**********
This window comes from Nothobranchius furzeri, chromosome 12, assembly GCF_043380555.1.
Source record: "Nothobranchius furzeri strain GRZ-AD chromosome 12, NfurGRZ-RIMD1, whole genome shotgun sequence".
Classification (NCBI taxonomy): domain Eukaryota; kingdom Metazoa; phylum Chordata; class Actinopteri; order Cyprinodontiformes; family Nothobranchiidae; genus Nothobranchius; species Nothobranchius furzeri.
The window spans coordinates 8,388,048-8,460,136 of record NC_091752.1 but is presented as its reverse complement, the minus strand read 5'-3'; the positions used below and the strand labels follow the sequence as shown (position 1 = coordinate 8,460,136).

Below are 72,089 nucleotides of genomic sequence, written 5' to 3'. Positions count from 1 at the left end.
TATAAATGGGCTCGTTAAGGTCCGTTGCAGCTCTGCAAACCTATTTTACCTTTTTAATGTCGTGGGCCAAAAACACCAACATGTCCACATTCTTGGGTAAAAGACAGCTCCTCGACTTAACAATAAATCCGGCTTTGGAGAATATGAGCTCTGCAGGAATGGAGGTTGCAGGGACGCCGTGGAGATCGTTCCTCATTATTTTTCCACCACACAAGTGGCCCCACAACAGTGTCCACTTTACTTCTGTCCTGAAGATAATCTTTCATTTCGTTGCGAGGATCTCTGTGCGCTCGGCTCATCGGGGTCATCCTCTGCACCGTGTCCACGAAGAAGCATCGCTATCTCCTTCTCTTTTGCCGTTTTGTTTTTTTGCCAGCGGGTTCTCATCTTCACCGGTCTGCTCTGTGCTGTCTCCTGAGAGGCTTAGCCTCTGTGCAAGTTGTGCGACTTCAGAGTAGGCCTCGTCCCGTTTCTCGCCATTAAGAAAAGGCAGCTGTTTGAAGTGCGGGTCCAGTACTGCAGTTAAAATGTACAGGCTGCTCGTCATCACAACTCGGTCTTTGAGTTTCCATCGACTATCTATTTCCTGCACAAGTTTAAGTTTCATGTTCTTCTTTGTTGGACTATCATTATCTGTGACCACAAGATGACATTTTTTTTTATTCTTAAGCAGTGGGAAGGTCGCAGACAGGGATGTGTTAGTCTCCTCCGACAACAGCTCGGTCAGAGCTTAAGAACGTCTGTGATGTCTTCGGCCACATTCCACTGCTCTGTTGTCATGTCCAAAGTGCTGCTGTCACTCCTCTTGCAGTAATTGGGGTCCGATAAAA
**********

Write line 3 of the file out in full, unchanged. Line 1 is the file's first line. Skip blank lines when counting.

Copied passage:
Classification (NCBI taxonomy): domain Eukaryota; kingdom Metazoa; phylum Chordata; class Actinopteri; order Cyprinodontiformes; family Nothobranchiidae; genus Nothobranchius; species Nothobranchius furzeri.